The sound alone marks it as something special -- part early-sixties girl group (soaring, expansive, exuberant), part torchy chanteuse (dark, intimate, desperate). Held together by that enormous, hopelessly arresting, listen-’cos-I-gotta-say-this voice.
It’s what she says, though, that elevates the whole thing from simply distinctive to downright astonishing. I suppose Back to Black might be called a concept album. The album’s title (best explained in the song of the same name) seems to refer to that scary, sometimes inevitable-seeming move back into a self-created darkness. Most of the songs speak of solitude, self-destructive behavior, and the need for (and difficulty of finding) a friend.
“Rehab,” the album’s opener, is a terrific test for the listener -- either you get it and you proceed onward, or you don’t and you can’t. The chorus is killer, but the lines that get me are “The man said ‘Why do you think you’re here?’ / I said, ‘I got no idea.’” Elsewhere in the song she reveals a good deal more self-understanding, but as this response shows, it’s sometimes easier -- even inevitable -- to refuse to acknowledge what’s really going on.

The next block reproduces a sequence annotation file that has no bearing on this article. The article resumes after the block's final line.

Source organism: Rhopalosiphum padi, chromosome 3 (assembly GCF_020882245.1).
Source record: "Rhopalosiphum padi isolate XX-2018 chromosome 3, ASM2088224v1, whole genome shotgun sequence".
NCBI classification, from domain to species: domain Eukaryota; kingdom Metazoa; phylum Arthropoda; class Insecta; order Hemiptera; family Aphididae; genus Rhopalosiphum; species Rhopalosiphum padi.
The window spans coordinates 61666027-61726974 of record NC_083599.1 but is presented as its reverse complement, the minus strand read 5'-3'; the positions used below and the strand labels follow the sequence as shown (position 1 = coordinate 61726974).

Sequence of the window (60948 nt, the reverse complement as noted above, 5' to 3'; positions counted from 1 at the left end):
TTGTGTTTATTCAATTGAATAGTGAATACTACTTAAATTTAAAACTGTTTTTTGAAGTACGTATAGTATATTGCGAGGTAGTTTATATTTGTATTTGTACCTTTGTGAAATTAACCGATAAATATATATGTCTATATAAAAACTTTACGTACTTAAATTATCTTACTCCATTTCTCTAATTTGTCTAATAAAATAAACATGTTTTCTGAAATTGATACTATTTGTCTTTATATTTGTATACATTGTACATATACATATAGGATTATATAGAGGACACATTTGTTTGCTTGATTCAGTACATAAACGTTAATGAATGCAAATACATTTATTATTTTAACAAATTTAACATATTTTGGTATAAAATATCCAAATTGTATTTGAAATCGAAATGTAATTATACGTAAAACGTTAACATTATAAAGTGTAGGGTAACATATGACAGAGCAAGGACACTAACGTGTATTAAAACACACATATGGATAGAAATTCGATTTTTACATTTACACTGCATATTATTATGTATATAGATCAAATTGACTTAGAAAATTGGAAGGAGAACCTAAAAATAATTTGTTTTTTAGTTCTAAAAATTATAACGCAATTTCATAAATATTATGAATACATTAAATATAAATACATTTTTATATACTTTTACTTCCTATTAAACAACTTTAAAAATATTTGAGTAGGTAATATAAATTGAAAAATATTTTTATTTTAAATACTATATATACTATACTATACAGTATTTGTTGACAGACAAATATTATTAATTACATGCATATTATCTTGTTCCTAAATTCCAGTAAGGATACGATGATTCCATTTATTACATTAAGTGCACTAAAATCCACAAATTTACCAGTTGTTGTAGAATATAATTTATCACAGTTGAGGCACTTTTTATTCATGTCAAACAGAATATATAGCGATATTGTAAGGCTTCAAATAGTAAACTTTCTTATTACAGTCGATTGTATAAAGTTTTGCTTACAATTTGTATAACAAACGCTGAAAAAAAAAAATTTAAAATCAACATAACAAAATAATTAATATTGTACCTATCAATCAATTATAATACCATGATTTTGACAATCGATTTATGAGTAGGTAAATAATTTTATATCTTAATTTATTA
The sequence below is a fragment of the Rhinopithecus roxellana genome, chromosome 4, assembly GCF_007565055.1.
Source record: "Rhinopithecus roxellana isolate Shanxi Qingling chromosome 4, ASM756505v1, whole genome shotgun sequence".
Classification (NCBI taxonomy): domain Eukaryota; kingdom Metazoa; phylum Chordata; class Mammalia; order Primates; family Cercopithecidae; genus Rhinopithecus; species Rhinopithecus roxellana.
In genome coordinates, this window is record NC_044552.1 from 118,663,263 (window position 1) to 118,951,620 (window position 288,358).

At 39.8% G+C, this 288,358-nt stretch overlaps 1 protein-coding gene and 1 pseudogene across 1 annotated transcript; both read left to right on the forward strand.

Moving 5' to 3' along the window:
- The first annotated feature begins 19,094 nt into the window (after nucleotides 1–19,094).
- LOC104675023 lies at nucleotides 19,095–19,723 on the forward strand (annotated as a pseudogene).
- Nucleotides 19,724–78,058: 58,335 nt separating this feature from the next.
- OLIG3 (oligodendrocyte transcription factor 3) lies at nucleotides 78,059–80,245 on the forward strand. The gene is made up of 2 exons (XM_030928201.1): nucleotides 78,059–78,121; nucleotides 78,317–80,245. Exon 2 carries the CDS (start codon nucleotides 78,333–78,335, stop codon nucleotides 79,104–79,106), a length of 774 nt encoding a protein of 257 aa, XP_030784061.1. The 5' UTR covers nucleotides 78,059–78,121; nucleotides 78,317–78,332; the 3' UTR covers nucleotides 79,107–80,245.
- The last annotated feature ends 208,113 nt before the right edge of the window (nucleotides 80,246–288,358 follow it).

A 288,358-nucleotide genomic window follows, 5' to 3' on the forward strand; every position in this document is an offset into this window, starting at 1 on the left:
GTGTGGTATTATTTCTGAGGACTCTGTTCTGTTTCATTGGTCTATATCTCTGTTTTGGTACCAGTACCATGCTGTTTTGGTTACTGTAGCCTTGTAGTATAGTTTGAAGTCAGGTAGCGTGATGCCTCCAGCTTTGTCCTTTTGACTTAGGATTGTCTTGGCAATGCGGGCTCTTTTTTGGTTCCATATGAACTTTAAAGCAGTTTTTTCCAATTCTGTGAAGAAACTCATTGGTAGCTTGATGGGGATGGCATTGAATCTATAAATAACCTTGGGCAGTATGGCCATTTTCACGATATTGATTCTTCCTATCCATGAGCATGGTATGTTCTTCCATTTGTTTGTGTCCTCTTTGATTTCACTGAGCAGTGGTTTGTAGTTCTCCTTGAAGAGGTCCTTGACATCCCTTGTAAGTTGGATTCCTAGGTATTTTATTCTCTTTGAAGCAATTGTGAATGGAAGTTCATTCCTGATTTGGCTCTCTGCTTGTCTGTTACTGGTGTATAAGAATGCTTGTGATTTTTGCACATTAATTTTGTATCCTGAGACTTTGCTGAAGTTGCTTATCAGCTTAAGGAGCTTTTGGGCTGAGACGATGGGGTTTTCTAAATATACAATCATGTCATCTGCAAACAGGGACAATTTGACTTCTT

The rest of the album follows in a similar vein. Most (if not all) of the tunes are apparently autobiographical, though I haven’t spent much effort looking into that. One track, “Love is a Losing Game,” might reasonably be added to the catalogue of “poker” songs. The song meditates on a failed, possibly destructive affair that has led the singer to conclude “love is a losing hand.” Play, if you must, but know that doing so means facing “futile odds” and most likely being “laughed at by the gods.”
Speaking of poker and music, Anthony Holden wrote a smart post on the subject a couple of weeks ago over on the new Bigger Deal blog. Any fan of good poker writing can safely add Bigger Deal to his or her list of subscriptions. Besides Holden, other regular contributors include Al Alvarez (The Biggest Game in Town), Lee Jones (Winning Low Limit Hold ’em), and Peter Alson (One of a Kind: The Rise and Fall of Stuey "The Kid" Ungar w/Nolan Dalla). In the most recent post, Jones provocatively argues in favor anonymous user IDs for online poker. Check it out.
And check out Back to Black, too, if you’re up to it. (For those who haven’t and are curious, here’s a better review for you.)
Labels: *the rumble